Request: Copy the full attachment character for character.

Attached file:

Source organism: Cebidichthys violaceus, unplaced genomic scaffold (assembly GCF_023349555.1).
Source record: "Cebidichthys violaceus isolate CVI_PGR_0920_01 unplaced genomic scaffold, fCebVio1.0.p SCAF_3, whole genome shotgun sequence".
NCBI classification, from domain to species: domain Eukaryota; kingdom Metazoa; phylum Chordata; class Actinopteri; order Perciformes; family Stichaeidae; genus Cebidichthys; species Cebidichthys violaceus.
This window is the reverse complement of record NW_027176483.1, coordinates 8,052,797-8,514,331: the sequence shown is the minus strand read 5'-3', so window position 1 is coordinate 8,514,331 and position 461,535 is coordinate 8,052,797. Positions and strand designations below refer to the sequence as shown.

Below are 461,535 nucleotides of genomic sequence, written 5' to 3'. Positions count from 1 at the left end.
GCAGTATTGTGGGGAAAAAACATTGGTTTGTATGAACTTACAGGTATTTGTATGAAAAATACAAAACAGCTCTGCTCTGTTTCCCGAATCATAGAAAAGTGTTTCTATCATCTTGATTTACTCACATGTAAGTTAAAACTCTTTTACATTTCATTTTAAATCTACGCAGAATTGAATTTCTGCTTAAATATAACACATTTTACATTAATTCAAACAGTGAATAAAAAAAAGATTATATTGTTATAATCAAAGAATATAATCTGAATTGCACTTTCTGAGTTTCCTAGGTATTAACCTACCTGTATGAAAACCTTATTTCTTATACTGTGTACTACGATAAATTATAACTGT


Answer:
Source organism: Cebidichthys violaceus, unplaced genomic scaffold (assembly GCF_023349555.1).
Source record: "Cebidichthys violaceus isolate CVI_PGR_0920_01 unplaced genomic scaffold, fCebVio1.0.p SCAF_3, whole genome shotgun sequence".
NCBI classification, from domain to species: domain Eukaryota; kingdom Metazoa; phylum Chordata; class Actinopteri; order Perciformes; family Stichaeidae; genus Cebidichthys; species Cebidichthys violaceus.
This window is the reverse complement of record NW_027176483.1, coordinates 8,052,797-8,514,331: the sequence shown is the minus strand read 5'-3', so window position 1 is coordinate 8,514,331 and position 461,535 is coordinate 8,052,797. Positions and strand designations below refer to the sequence as shown.

Below are 461,535 nucleotides of genomic sequence, written 5' to 3'. Positions count from 1 at the left end.
GCAGTATTGTGGGGAAAAAACATTGGTTTGTATGAACTTACAGGTATTTGTATGAAAAATACAAAACAGCTCTGCTCTGTTTCCCGAATCATAGAAAAGTGTTTCTATCATCTTGATTTACTCACATGTAAGTTAAAACTCTTTTACATTTCATTTTAAATCTACGCAGAATTGAATTTCTGCTTAAATATAACACATTTTACATTAATTCAAACAGTGAATAAAAAAAAGATTATATTGTTATAATCAAAGAATATAATCTGAATTGCACTTTCTGAGTTTCCTAGGTATTAACCTACCTGTATGAAAACCTTATTTCTTATACTGTGTACTACGATAAATTATAACTGT